Once again workers will come to rely on Union Health & Safety reps to ensure that their places of work are safe environment to work in.

That is why this Thursday,  on International Workers Memorial Day around the world many of us will gather to remember those who have died in the workplace and to pay tribute to the work done by Union Health & Safety Reps.

I will as I have for the last few years be attending the memorial event at Bonnyrigg, Midlothian.

But, this year I will be attending an additional event on Sunday 1st May at the Miners’ Memorial in Danderhall where a plaque will be unveiled to remember those that died at the Woolmet Colliery.

47 people died at Woolmet including on 12 April 1918, Christina Clark who was 16 year old.

At both those events I will take a few minutes to reflect upon those who left for work, thinking about the day ahead, but never to return.

The details of the events I have mentioned above are:-


Thursday , 28 April, 12.30, Michael McGahey memorial, George V Park , Bonnyrigg, EH19 2AD. Commemorative address will be given by Ryan Boyle, Vice-Chair of the STUC Youth Committee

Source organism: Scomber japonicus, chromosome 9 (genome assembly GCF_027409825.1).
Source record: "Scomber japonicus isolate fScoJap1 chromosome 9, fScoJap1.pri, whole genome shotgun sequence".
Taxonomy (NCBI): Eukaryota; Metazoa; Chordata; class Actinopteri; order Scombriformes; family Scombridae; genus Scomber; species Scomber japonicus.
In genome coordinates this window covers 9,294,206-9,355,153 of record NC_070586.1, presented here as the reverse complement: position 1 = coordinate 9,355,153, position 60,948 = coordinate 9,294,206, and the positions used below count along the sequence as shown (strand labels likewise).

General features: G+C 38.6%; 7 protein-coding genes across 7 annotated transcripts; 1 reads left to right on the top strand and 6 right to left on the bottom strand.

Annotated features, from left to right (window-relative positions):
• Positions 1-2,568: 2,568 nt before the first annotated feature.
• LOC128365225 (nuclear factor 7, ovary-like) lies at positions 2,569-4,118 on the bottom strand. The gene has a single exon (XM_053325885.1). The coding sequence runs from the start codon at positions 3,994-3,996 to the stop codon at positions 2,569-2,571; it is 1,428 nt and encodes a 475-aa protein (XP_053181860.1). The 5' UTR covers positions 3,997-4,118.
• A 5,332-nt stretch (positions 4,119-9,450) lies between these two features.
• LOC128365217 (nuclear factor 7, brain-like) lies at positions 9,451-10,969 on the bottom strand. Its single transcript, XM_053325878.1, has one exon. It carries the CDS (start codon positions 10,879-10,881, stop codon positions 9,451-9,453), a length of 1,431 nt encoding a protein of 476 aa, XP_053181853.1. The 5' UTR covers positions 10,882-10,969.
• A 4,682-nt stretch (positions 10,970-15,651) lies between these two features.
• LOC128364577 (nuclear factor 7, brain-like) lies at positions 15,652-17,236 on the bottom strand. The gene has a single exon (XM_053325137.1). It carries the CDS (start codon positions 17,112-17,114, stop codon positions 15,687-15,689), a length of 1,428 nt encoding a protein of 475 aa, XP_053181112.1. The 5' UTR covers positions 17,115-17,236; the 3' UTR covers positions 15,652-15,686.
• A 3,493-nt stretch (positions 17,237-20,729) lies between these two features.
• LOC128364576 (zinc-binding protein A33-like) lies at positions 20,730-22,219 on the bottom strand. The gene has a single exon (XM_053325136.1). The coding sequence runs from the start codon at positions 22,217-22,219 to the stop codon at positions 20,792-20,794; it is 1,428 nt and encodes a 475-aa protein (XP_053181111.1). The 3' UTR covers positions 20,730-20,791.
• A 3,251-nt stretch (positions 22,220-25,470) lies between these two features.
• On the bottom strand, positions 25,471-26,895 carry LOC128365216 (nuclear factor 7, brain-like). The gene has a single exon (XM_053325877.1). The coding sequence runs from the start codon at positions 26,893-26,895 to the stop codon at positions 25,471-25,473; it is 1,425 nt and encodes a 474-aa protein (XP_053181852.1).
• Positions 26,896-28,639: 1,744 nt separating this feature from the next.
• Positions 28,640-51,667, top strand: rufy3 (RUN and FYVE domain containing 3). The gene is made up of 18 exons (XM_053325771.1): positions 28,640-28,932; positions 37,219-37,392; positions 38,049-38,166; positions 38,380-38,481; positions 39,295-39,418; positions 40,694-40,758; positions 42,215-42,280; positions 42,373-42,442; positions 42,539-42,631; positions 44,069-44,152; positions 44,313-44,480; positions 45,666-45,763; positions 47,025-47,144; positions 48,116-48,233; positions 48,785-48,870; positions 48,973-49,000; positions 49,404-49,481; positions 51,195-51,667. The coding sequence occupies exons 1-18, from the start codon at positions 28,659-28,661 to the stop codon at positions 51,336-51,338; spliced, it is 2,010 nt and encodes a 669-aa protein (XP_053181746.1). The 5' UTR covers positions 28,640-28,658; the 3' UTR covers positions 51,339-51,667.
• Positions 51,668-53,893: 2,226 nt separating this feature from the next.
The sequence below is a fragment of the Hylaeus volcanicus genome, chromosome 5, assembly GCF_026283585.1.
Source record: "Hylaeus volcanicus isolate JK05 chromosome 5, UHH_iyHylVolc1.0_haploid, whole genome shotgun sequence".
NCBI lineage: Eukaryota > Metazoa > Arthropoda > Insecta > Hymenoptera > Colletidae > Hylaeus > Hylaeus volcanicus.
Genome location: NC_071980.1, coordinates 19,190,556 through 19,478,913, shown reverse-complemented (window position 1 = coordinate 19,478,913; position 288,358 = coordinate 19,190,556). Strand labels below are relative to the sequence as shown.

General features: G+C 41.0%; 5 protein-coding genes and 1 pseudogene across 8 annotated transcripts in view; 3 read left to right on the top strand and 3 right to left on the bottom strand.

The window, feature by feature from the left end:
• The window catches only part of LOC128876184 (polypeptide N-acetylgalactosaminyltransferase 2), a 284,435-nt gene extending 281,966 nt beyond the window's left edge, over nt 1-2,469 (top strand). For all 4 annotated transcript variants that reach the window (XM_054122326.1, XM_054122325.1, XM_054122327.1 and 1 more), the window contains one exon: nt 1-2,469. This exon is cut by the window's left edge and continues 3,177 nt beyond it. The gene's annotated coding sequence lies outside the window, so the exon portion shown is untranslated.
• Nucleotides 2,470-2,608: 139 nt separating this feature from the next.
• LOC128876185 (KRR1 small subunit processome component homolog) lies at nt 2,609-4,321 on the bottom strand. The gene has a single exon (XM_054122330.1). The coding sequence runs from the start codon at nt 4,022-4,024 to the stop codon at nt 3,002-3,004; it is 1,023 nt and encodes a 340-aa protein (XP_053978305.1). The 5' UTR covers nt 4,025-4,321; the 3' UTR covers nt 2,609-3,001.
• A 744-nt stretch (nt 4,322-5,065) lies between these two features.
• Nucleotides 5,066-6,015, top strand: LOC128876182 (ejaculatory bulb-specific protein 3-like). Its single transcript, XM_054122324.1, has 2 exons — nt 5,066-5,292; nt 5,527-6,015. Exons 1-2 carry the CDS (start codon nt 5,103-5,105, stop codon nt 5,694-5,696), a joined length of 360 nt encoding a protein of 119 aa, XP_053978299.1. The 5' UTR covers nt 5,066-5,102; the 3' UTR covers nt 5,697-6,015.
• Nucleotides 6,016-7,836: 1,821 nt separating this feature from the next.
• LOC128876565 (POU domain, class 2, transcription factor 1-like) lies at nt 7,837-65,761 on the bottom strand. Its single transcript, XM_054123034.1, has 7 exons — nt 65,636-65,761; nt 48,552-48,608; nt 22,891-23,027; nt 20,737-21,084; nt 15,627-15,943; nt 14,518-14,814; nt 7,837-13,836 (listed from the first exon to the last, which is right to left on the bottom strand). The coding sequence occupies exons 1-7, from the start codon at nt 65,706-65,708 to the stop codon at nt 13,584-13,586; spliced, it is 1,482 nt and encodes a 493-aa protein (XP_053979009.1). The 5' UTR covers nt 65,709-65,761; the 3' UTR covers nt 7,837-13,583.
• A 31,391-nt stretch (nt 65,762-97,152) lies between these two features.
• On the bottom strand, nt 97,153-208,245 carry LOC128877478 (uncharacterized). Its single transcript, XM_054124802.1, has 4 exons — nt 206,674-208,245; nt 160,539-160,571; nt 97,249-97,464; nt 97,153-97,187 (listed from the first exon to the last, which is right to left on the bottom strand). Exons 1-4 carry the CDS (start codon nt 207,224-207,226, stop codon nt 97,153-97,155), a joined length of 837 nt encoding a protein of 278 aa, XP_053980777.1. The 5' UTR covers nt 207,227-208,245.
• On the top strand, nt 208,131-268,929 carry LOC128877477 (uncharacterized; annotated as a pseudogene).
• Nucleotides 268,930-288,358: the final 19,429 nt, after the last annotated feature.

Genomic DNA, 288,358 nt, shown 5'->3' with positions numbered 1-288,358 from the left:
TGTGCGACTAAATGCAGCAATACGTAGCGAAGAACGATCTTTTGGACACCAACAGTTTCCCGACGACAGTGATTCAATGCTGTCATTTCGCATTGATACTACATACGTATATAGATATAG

Sunday, 1 May, 1.00 pm, Miners’ Memorial, Danderhall. More information can be found here.

International Workers Memorial Day Events

A number of events are taking place around the UK and can be details can be found here.





My friend works for the national health…

So, here we are at the end of another year and like a number of people I’ve done a bit of looking back over 2015.

I guess one of the things that comes to mind, is that as you get older, you might have to access medical services a bit more often.

Aside from the occasional visit to the doctor over the years, until this year, my main contact with the NHS had been when my daughter was born.

My experience of the care we received at the time was excellent and the dedication and professionalism of the staff was truly impressive.

It was the same again this summer, when for the first time I had to stay overnight in hospital.

Again, I left the NHS having had a positive experience and being impressed by all of the staff that I come into contact with.

It is the same any time I’ve had to attend my local medical centre, but the service that the NHS provides is increasingly coming under pressure.